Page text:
In the midst of all this division, there are reasons to find hope
Brexit has given impetus to a bigotry brewing for decades but the Somme has lessons for us all, writes Fergal Keane
Some months back, an Arab friend of mine told me of an incident involving his daughter who is studying in a northern British city. The family is Palestinian, long resident in Britain. The daughter was born and brought up in the diverse milieu of central London. Walking home from college one evening she was confronted by a young man who shouted at her, "Go home to your own country". My friend's daughter was badly shaken. In a few seconds her sense of security was upended. "We just never expected this here," my friend said. At the time I put this down as the isolated act of a troubled individual. I was convinced Britain had long left behind what George Orwell had described as "insularity ... their refusal to take foreigners seriously ... a folly that has to be paid for heavily from time to time."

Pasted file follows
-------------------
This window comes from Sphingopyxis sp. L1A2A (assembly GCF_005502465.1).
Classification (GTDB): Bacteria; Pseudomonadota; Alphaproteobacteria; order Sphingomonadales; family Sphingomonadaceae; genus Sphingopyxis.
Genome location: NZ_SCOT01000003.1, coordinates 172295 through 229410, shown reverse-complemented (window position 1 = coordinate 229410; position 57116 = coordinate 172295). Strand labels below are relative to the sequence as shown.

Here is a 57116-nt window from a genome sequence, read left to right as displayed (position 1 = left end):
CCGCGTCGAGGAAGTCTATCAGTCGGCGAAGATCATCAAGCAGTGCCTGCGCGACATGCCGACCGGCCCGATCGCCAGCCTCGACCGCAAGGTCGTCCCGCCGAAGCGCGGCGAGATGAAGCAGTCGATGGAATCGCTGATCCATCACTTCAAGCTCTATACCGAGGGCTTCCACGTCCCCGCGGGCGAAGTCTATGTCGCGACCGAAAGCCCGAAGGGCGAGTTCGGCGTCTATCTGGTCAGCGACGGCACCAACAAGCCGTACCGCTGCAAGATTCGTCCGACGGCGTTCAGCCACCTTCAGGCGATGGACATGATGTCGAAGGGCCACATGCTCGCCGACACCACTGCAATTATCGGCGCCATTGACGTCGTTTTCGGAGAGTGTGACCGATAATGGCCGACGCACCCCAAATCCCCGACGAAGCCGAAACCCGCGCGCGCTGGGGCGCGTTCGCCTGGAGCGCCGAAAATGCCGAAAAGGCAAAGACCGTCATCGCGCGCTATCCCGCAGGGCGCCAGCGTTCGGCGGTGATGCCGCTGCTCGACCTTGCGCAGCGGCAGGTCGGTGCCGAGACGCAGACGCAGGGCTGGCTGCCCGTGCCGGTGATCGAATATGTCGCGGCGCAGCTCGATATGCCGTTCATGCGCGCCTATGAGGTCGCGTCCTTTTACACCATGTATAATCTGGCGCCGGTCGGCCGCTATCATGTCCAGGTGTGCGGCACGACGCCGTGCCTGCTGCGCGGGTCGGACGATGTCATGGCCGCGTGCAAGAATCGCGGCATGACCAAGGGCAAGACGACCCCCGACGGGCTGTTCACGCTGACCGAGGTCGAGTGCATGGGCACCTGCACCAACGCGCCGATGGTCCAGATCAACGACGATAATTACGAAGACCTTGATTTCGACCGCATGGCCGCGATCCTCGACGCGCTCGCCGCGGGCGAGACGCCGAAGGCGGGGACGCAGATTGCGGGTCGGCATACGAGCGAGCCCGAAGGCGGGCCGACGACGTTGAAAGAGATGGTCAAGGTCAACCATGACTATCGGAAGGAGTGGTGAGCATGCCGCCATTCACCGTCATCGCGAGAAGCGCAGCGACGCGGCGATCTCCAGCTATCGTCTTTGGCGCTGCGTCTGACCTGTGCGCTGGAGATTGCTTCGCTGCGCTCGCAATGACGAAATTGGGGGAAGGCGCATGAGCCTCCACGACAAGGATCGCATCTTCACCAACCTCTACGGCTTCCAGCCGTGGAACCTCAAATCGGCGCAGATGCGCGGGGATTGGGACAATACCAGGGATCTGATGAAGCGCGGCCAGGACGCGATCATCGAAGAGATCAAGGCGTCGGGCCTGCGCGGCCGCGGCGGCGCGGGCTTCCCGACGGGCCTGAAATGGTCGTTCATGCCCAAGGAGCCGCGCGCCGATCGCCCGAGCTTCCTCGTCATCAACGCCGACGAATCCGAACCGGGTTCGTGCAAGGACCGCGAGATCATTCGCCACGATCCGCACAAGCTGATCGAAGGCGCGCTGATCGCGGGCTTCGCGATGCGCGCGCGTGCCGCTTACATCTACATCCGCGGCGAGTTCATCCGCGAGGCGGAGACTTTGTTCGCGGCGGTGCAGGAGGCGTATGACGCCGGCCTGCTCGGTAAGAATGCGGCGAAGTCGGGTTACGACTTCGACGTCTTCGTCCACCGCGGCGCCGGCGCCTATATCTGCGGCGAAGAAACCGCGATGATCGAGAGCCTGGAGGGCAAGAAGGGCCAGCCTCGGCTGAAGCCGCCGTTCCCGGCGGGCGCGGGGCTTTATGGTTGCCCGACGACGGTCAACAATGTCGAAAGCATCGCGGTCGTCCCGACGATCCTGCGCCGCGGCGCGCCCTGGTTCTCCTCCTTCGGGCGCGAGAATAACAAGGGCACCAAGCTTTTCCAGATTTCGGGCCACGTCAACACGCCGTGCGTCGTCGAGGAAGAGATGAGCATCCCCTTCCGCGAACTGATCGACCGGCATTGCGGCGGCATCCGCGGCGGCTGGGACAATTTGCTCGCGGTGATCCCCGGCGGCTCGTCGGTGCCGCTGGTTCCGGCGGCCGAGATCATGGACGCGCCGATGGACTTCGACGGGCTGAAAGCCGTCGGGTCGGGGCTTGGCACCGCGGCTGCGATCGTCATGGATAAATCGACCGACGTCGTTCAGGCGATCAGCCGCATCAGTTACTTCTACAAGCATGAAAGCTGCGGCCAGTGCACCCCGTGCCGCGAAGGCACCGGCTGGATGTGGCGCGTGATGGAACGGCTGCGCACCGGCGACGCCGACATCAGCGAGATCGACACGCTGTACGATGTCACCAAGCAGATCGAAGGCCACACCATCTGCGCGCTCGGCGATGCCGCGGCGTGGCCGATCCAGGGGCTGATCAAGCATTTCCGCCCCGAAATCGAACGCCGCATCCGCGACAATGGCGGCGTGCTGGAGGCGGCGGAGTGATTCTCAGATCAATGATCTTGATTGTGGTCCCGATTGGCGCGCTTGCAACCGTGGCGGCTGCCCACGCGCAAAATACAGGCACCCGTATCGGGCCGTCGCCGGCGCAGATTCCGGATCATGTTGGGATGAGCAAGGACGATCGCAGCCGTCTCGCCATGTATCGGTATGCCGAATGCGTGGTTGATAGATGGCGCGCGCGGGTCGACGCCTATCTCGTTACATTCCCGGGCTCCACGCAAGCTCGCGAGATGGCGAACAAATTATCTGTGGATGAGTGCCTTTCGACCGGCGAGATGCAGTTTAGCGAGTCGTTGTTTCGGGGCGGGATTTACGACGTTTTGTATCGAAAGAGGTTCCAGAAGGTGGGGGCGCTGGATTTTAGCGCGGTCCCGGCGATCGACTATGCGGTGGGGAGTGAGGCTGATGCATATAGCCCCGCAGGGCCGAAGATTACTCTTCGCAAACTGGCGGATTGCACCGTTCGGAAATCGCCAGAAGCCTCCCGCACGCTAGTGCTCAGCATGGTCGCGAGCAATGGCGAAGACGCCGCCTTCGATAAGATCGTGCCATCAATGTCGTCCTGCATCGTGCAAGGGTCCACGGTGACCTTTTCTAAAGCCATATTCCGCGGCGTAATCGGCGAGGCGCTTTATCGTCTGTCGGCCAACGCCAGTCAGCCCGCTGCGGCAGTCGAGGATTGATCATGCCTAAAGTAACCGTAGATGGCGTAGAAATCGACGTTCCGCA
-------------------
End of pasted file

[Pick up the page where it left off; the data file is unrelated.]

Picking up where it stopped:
The last few days have made me rigorously interrogate my confidence in a plural future in Britain.
Since the Brexit vote, Britain has recorded an alarming upsurge in racist abuse. The targets have been mainly those with a different skin colour, or who do not speak English as their mother tongue. Anybody noticeably 'continental' has been fair game. The bigotry has a wide embrace. Suddenly the confident assertions of pluralism that rang from the London Olympics feel shallow. I had always told my children that the British mistrusted radicalism. Cromwell and his regicide had been the last true revolutionary enterprise. To paraphrase the words of the South African poet Breyten Breytenbach, we have looked into the mirror at midnight and seen "a horrible face...but one's own".